CNA – As it prepares to expand to serve a population exceeding 20 million, the Cairo metro has recruited Egypt’s first female train drivers, a novelty in a country where few women have formal jobs.
Since April, commuters on the network’s newest line have seen women take the controls in the driver’s cab, with reactions ranging from raised eyebrows to outright disapproval, according to the two pioneers.
Egyptian women have had the right to vote and stand for office since 1956, but patriarchal legislation and a male-dominated culture have severely limited personal rights. The Cairo metro itself provides reserved carriages for women who do not wish to ride with men in an attempt to provide protection against sexual harassment.
Business graduate and mother of two, Hind Omar said she had rushed to apply to be a train driver, eager to be a pioneer in a country where only 14.3 per cent of women are in formal employment, according to 2020 figures.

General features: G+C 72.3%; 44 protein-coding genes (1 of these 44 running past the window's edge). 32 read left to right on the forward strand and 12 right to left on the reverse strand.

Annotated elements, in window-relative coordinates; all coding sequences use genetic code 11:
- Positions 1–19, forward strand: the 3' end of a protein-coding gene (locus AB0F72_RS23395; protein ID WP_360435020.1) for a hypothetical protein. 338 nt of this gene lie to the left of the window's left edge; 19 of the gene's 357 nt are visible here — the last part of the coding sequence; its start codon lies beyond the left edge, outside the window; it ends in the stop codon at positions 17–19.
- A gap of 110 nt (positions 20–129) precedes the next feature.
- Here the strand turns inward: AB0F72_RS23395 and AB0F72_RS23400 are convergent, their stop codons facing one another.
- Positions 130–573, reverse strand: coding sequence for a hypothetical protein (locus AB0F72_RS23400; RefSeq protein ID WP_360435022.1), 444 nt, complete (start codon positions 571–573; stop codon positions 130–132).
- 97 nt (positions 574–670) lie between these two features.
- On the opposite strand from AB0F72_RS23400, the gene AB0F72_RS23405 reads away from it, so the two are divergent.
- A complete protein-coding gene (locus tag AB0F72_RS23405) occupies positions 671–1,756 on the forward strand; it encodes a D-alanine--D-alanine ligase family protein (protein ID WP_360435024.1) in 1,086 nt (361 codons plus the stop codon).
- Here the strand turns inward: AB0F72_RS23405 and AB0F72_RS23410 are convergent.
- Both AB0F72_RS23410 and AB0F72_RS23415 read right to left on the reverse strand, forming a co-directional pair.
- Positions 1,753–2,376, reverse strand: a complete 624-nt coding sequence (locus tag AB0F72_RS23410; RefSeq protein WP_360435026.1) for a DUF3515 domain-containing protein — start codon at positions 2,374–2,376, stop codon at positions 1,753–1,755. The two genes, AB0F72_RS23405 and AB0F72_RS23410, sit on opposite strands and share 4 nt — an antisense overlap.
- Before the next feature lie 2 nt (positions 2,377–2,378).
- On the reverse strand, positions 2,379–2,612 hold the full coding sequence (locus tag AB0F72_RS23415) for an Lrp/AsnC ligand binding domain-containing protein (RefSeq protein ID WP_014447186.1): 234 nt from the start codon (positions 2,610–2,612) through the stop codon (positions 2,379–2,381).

“I have several thousand lives in my hands every day,” the 30-year-old told media, proudly wearing a fluorescent jacket emblazoned with the RATP-Dev logo of the foreign operations arm of the Paris metro beneath her black and white headscarf.
Omar acknowledged that she had been lucky to have her family’s support.
“My parents found it strange at first but they ended up supporting me,” she said. “My husband was enthusiastic from the start and encouraged me.”
A key factor had been the exemption from night shifts offered to women drivers, she said.
Omar said the tests had been gruelling, requiring candidates to demonstrate their “endurance”.
She said drivers had to remain “extremely vigilant for long hours” during a six-day working week.